| ||Format||Pages||Price|| |
|22||$65.00||  ADD TO CART|
|Hardcopy (shipping and handling)||22||$65.00||  ADD TO CART|
Significance and Use
This practice is intended for use of scrap tires including: tire derived aggregate (TDA) comprised of pieces of scrap tires, TDA/soil mixtures, tire sidewalls, and whole scrap tires in civil engineering applications. This includes use of TDA and TDA/soil mixtures as lightweight embankment fill, lightweight retaining wall backfill, drainage layers for roads, landfills and other applications, thermal insulation to limit frost penetration beneath roads, insulating backfill to limit heat loss from buildings, vibration damping layers for rail lines, and replacement for soil or rock in other fill applications. Use of whole scrap tires and tire sidewalls includes construction of retaining walls, drainage culverts, road-base reinforcement, and erosion protection, as well as use as fill when whole tires have been compressed into bales. It is the responsibility of the design engineer to determine the appropriateness of using scrap tires in a particular application and to select applicable tests and specifications to facilitate construction and environmental protection. This practice is intended to encourage wider utilization of scrap tires in civil engineering applications.
Three TDA fills with thicknesses in excess of 7 m have experienced a serious heating reaction. However, more than 100 fills with a thickness less than 3 m have been constructed with no evidence of a deleterious heating reaction (1). Guidelines have been developed to minimize internal heating of TDA fills (2) as discussed in 6.11. The guidelines are applicable to fills less than 3 m thick. Thus, this practice should be applied only to TDA fills less than 3 m thick.
1.1 This practice provides guidance for testing the physical properties, design considerations, construction practices, and leachate generation potential of processed or whole scrap tires in lieu of conventional civil engineering materials, such as stone, gravel, soil, sand, lightweight aggregate, or other fill materials.
1.2 The values stated in SI units are to be regarded as standard. No other units of measurement are included in this standard.
2. Referenced Documents (purchase separately) The documents listed below are referenced within the subject standard but are not provided as part of the standard.
C127 Test Method for Density, Relative Density (Specific Gravity), and Absorption of Coarse Aggregate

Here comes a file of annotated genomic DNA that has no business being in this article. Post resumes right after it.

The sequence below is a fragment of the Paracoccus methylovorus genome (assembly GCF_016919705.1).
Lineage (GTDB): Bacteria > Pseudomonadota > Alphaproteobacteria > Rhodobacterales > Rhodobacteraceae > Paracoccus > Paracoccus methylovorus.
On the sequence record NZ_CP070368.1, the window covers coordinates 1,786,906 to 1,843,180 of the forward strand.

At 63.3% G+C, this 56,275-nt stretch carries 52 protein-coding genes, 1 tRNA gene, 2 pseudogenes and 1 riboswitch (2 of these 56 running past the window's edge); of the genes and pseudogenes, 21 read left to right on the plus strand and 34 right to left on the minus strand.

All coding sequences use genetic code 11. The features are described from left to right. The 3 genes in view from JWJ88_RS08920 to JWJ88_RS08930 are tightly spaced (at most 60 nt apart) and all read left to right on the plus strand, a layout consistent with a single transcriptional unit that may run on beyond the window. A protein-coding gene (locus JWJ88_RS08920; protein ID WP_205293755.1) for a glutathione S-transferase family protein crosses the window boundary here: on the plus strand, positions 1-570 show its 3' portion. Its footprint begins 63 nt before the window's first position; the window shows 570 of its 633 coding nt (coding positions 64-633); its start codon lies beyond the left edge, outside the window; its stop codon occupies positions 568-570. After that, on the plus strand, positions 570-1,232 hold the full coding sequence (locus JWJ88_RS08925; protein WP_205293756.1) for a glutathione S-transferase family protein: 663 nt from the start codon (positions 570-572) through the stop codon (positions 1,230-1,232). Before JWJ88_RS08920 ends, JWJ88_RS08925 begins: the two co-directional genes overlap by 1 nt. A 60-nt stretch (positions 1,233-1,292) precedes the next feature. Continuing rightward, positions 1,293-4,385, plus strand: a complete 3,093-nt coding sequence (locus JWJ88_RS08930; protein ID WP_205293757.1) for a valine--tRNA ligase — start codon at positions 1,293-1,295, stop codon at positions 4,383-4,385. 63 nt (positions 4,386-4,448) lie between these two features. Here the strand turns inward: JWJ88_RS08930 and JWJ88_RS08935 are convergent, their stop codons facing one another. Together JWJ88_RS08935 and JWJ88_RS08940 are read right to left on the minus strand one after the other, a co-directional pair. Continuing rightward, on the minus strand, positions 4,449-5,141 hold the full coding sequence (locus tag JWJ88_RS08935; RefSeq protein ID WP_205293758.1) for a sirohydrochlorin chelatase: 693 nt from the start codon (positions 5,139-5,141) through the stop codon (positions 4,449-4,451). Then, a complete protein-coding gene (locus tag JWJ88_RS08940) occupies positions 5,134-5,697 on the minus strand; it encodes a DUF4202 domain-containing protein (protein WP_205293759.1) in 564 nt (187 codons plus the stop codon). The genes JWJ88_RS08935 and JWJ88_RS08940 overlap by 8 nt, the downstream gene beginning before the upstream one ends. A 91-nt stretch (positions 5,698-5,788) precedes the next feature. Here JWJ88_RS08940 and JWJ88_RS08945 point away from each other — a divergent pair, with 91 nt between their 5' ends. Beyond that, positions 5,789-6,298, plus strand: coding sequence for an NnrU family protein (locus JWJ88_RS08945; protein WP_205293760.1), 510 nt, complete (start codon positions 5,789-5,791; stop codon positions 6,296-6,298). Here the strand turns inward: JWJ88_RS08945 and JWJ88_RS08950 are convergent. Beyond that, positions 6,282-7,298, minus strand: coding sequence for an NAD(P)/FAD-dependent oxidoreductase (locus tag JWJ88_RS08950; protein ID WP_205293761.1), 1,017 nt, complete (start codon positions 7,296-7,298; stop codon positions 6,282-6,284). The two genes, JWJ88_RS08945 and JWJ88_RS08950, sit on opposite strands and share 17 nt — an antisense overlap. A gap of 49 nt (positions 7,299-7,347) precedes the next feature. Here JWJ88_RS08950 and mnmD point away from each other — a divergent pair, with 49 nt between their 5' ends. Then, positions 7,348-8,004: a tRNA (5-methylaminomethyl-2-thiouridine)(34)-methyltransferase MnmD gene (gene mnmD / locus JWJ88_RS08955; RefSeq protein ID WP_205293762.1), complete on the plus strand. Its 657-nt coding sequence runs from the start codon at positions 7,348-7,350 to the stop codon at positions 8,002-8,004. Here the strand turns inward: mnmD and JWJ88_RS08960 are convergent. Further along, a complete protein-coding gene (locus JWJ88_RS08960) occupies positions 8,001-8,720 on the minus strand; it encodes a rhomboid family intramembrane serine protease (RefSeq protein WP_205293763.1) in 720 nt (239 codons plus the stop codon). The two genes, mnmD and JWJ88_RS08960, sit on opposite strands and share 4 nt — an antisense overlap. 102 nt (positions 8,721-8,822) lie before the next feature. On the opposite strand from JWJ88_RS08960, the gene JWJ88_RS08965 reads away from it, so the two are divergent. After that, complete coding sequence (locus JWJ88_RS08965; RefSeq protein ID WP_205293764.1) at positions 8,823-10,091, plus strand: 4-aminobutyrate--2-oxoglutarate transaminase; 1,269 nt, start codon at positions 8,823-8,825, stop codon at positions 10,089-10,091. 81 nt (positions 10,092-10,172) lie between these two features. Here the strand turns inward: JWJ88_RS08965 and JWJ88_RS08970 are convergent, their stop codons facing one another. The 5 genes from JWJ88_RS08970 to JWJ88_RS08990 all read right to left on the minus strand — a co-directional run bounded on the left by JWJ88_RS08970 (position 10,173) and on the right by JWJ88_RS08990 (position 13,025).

C136 Test Method for Sieve Analysis of Fine and Coarse Aggregates
D698 Test Methods for Laboratory Compaction Characteristics of Soil Using Standard Effort (12 400 ft-lbf/ft3 (600 kN-m/m3))
D1557 Test Methods for Laboratory Compaction Characteristics of Soil Using Modified Effort (56,000 ft-lbf/ft3 (2,700 kN-m/m3))
D2434 Test Method for Permeability of Granular Soils (Constant Head)
D2974 Test Methods for Moisture, Ash, and Organic Matter of Peat and Other Organic Soils
D3080 Test Method for Direct Shear Test of Soils Under Consolidated Drained Conditions
D4253 Test Methods for Maximum Index Density and Unit Weight of Soils Using a Vibratory Table
American Association of State Highway and Transportation Officials StandardM 288 Standard Specification for Geotextiles Standard Specifications for Transportation Materials and Methods of Sampling and Testing, Part I: Specifications, American Association of State Highway and Transportation Officials, Washington, DC.
U.S. Environmental Protection Agency StandardMethod 1311 Toxicity Characteristics Leaching Procedure Test Methods for Evaluating Solid Waste: Physical/Chemical Methods, 3rd ed., Report No. EPA 530/SW-846, U.S. Environmental Protection Agency, Washington, DC.
ICS Number Code 83.160.01 (Tyres in general)
UNSPSC Code 11140000(Scrap and waste materials)
|Link to Active (This link will always route to the current Active version of the standard.)|
ASTM D6270-08(2012), Standard Practice for Use of Scrap Tires in Civil Engineering Applications, ASTM International, West Conshohocken, PA, 2012, www.astm.orgBack to Top